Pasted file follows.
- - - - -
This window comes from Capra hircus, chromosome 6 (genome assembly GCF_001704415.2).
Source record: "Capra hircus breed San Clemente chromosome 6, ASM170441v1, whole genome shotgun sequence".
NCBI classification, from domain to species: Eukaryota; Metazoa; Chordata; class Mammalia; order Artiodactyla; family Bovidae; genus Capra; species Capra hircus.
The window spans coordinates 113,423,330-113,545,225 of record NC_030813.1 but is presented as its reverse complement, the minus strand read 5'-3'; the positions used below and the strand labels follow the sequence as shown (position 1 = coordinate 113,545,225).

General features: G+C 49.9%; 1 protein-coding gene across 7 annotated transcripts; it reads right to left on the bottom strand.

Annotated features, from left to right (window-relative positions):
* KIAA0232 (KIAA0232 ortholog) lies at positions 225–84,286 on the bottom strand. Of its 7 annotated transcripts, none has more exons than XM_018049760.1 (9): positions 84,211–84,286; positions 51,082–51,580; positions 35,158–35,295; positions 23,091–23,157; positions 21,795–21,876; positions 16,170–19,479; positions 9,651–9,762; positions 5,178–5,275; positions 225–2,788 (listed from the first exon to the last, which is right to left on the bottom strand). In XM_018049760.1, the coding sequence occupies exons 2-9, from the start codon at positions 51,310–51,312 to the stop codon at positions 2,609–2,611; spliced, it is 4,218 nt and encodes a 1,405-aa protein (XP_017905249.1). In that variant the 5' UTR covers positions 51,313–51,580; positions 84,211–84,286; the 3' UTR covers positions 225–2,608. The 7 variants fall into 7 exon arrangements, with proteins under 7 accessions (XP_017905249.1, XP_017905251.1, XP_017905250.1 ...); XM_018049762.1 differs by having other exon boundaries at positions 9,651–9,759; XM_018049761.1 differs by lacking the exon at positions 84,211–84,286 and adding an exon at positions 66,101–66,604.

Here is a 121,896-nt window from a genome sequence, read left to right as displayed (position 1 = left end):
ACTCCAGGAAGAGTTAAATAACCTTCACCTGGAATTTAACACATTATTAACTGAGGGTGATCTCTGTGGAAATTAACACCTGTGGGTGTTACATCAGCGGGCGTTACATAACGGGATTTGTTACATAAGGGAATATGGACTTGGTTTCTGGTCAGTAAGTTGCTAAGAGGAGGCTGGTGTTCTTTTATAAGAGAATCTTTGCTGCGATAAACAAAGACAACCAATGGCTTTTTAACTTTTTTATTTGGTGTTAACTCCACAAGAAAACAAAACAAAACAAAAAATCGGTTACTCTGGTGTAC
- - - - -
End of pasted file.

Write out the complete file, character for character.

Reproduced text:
This window comes from Capra hircus, chromosome 6 (genome assembly GCF_001704415.2).
Source record: "Capra hircus breed San Clemente chromosome 6, ASM170441v1, whole genome shotgun sequence".
NCBI classification, from domain to species: Eukaryota; Metazoa; Chordata; class Mammalia; order Artiodactyla; family Bovidae; genus Capra; species Capra hircus.
The window spans coordinates 113,423,330-113,545,225 of record NC_030813.1 but is presented as its reverse complement, the minus strand read 5'-3'; the positions used below and the strand labels follow the sequence as shown (position 1 = coordinate 113,545,225).

General features: G+C 49.9%; 1 protein-coding gene across 7 annotated transcripts; it reads right to left on the bottom strand.

Annotated features, from left to right (window-relative positions):
* KIAA0232 (KIAA0232 ortholog) lies at positions 225–84,286 on the bottom strand. Of its 7 annotated transcripts, none has more exons than XM_018049760.1 (9): positions 84,211–84,286; positions 51,082–51,580; positions 35,158–35,295; positions 23,091–23,157; positions 21,795–21,876; positions 16,170–19,479; positions 9,651–9,762; positions 5,178–5,275; positions 225–2,788 (listed from the first exon to the last, which is right to left on the bottom strand). In XM_018049760.1, the coding sequence occupies exons 2-9, from the start codon at positions 51,310–51,312 to the stop codon at positions 2,609–2,611; spliced, it is 4,218 nt and encodes a 1,405-aa protein (XP_017905249.1). In that variant the 5' UTR covers positions 51,313–51,580; positions 84,211–84,286; the 3' UTR covers positions 225–2,608. The 7 variants fall into 7 exon arrangements, with proteins under 7 accessions (XP_017905249.1, XP_017905251.1, XP_017905250.1 ...); XM_018049762.1 differs by having other exon boundaries at positions 9,651–9,759; XM_018049761.1 differs by lacking the exon at positions 84,211–84,286 and adding an exon at positions 66,101–66,604.

Here is a 121,896-nt window from a genome sequence, read left to right as displayed (position 1 = left end):
ACTCCAGGAAGAGTTAAATAACCTTCACCTGGAATTTAACACATTATTAACTGAGGGTGATCTCTGTGGAAATTAACACCTGTGGGTGTTACATCAGCGGGCGTTACATAACGGGATTTGTTACATAAGGGAATATGGACTTGGTTTCTGGTCAGTAAGTTGCTAAGAGGAGGCTGGTGTTCTTTTATAAGAGAATCTTTGCTGCGATAAACAAAGACAACCAATGGCTTTTTAACTTTTTTATTTGGTGTTAACTCCACAAGAAAACAAAACAAAACAAAAAATCGGTTACTCTGGTGTAC